Other positive examples are cited throughout the report, with offshore education, health services and information and communication technology (ICT) enabled activities identified as possible additional areas of potential growth, particularly for English-speaking countries.

In offshore education, medical schools, represent a small but growing services sector that has responded to a growing and unfulfilled demand for physicians in the United States. St. George's University School of Medicine in Grenada and Ross University School of Medicine in Dominica are two of 23 primarily offshore medical schools in the region, whose graduates together account for close to 70 percent of the international medical graduates entering the US. Demographic trends suggest there is scope for an expansion of growth in this sector. Similarly, the cross- border provision of health services has created opportunities for Caribbean health service and health-tourism providers: Le Sport in St. Lucia and rehabilitation services such as Island Dialysis in Barbados are two case studies cited.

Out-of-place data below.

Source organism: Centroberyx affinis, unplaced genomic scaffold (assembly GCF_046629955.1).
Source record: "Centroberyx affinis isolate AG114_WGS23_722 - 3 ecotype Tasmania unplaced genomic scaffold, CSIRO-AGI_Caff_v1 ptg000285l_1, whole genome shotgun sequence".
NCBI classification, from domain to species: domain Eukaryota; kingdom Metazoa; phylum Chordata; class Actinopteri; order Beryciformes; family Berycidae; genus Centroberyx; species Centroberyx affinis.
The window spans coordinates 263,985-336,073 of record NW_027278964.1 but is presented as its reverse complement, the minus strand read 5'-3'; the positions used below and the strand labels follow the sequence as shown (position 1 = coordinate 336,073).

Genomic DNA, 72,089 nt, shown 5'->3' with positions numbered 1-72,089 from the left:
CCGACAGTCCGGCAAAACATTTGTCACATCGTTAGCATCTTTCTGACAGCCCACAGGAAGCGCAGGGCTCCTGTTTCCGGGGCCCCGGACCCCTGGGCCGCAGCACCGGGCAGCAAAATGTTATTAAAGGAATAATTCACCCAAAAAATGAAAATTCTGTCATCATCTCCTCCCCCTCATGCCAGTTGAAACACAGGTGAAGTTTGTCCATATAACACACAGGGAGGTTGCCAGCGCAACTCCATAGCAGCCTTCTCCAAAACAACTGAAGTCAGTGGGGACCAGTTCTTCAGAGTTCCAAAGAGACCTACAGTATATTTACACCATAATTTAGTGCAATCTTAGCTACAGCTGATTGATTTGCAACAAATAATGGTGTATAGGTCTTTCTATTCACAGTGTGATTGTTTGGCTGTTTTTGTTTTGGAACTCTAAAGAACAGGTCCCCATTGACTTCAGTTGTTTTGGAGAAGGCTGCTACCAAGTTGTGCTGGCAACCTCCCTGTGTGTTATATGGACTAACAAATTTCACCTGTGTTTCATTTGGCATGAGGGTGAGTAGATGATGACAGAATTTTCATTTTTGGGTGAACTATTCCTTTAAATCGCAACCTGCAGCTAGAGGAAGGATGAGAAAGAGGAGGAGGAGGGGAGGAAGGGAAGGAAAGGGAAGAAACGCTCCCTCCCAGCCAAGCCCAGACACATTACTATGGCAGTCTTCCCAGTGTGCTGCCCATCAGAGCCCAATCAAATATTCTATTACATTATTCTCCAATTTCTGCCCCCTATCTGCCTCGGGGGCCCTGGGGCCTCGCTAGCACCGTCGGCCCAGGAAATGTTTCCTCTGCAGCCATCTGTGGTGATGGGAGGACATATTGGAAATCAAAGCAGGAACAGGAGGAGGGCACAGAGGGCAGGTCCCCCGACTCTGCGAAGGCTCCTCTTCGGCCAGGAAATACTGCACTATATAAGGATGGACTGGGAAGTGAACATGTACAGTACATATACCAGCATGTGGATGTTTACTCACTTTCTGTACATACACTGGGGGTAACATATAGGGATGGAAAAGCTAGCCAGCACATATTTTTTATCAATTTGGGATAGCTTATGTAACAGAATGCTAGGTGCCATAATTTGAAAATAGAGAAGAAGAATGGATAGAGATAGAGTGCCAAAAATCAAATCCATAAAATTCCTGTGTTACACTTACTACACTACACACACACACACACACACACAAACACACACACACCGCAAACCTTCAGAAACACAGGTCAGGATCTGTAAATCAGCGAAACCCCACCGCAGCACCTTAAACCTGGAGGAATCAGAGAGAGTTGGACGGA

Across all sectors, two critical inputs are needed to aid and stimulate growth. First, the effective use of ICT is an essential ingredient for improving competitiveness. Firms such as Unique Jamaica, a cluster of 100 small hoteliers and attractions, used ICT to launch a cost effective marketing campaign devised to attract higher-end adventure and nature tourists. In order to foster an environment for greater and more effective use of ICT, Caribbean policymakers must facilitate access and create a more competitive telecommunications sector (including addressing the problem of high internet costs), provide support services for firms, and accelerate regional harmonization in key policy areas related to ICT. Second, enhancing the skills base of the labour force will be key to fostering a workforce ready to compete in the 21st century.

Dangerous slippages

The report cautions, however, that the Caribbean region faces a number of challenges which threaten to undermine the remarkable health and education indicators attained in the post-independence period. Unemployment, particularly of youth, is increasing, inequities are emerging, productivity is falling, and all are contributing to stagnant or declining economic activity. Without remedial action, the report notes, growth per capita growth is expected to reach only 2.3 percent for 2001-2010, compared to 4.3 percent in the 1970s. Caribbean Governments will also have to address the high debt levels which have grown from a regional average of 67% in 1997 to 96% in 2003 against a backdrop of declining aid flows.